Views from the Floor - Going Against the Grain

The market is often poor at sufficiently derating businesses as they begin to over-earn and rerating them as they go through a period of under-earning, creating alpha opportunities.


Most companies go through business cycles whereby changes in product demand or aggregate market supply drive periods of above average returns followed by periods of below average returns. These phases can be triggered by a wide range of macroeconomic and micro-economic factors and can last for many months, or even several years, depending on the industry. During phases of above average returns, the business is ‘over-earning’ while ‘under-earning’ is characterised by phases of below average returns.

Year to date, we have seen several companies beat earnings expectations. After posting record 2023 earnings, luxury car maker Ferrari announced that it expects to make higher than expected profits for the coming three years,1 Elsewhere, ride-hailing app Uber2, oil major Exxon Mobil3 and language-learning platform Duolingo4, to name just a few, all reported 2023 earnings that beat analyst expectations.

The existence of cyclicality like this is unsurprising. What is key is that the market is often poor at sufficiently derating businesses as they begin to over-earn and equally fails to sufficiently rerate businesses as they go through a period of under-earning. If appropriately identified, this can offer a source of alpha through time.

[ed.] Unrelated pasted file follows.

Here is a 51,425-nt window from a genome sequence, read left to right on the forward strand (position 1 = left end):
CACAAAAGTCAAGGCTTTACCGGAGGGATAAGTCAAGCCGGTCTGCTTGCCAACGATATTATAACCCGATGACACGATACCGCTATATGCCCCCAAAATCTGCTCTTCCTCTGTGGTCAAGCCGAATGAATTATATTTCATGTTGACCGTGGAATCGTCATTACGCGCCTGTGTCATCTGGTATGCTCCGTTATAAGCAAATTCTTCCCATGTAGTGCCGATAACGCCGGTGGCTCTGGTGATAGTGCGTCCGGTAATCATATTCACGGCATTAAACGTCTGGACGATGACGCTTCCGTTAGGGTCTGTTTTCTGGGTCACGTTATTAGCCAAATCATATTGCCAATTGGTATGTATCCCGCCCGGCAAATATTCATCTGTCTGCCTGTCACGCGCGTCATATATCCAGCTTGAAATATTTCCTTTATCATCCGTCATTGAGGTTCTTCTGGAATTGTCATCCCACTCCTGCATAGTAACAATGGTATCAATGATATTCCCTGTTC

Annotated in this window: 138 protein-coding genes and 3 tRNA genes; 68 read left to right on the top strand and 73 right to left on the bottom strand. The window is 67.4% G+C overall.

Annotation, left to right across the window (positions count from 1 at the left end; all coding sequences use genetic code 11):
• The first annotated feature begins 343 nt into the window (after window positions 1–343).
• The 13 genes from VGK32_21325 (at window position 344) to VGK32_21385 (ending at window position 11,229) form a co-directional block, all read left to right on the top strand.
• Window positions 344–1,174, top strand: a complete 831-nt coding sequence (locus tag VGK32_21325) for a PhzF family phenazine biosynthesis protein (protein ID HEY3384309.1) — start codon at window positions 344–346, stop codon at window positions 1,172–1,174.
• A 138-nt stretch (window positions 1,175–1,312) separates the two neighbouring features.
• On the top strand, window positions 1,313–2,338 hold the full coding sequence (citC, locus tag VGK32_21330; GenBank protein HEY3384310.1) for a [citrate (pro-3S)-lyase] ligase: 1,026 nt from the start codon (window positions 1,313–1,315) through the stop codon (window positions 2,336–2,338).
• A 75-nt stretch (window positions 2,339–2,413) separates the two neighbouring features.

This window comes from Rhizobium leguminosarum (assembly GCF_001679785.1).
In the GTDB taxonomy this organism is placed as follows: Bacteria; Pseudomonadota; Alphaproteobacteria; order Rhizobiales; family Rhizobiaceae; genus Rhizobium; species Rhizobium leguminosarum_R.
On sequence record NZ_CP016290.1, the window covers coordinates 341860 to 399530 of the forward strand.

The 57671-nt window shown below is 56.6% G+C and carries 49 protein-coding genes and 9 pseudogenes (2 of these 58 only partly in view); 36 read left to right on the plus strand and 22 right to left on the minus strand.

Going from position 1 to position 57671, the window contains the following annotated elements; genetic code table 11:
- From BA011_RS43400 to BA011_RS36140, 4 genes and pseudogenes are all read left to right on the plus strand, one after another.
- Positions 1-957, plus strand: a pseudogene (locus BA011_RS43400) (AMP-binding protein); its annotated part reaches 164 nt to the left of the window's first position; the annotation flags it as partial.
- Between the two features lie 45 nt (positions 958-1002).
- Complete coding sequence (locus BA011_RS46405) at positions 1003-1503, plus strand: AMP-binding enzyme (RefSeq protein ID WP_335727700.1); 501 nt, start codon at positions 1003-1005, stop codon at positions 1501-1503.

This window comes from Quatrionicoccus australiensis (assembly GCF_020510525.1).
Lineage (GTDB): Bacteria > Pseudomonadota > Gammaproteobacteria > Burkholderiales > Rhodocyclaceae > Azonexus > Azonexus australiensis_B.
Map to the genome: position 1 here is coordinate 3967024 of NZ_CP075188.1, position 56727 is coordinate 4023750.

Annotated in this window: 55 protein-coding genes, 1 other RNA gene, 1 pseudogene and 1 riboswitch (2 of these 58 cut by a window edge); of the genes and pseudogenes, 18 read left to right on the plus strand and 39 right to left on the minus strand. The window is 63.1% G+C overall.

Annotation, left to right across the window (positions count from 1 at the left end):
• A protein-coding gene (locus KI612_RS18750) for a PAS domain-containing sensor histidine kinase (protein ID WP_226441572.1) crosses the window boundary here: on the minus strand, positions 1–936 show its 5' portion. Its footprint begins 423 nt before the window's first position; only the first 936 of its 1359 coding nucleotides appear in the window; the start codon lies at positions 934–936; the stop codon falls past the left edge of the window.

The case in point

Take the example of a UK listed commodity chemicals business – a period of both constrained competitor supply in the wake of Covid-19 and restocking demand led to a surge in price for its performance elastomers. Figure 1 below shows that revenue per tonne jumped from approximately £800 between 2018 and 2020 to nearly £1200 a tonne in 2021. At that point, the market narrative, while cognisant that some of this was supernormal, still extrapolated well above average unit economics for 2022 and 2023 at more than £900 a tonne (aqua blue bars).

Figure 1. UK commodity chemicals business - Performance elastomers revenue per tonne

Source: Company filings, Bloomberg. Data as of 31 December 2023.

It can be difficult in that moment to psychologically come to terms with the potential for a full normalisation in the earnings power of the business. Everything is just going too well – the business has just upgraded expectations, the outlook looks great, and the shares typically look cheap on those forward earning expectations – and there is a hope that ‘this time is different’.

In this case, the attractive returns on capital being generated in performance elastomers incentivised the introduction of new supply. Simultaneously, demand began to fade as inventory levels across the supply chain rebalanced. Finally, spurred by high elastomer prices, customers reduced their own consumption plans by prioritising alternative chemical usage, significantly lowering their own planned capacity additions. Mean reversion is a powerful force, leading to falling incremental returns.

Group gross margins, having jumped from a 10-year average of 19% to 28% in 2021, then normalised faster and harder than consensus expected (see Figure 2). This had a material impact on consensus EBIT forecasts for 2022 as EBIT margins also normalised below the long-term average.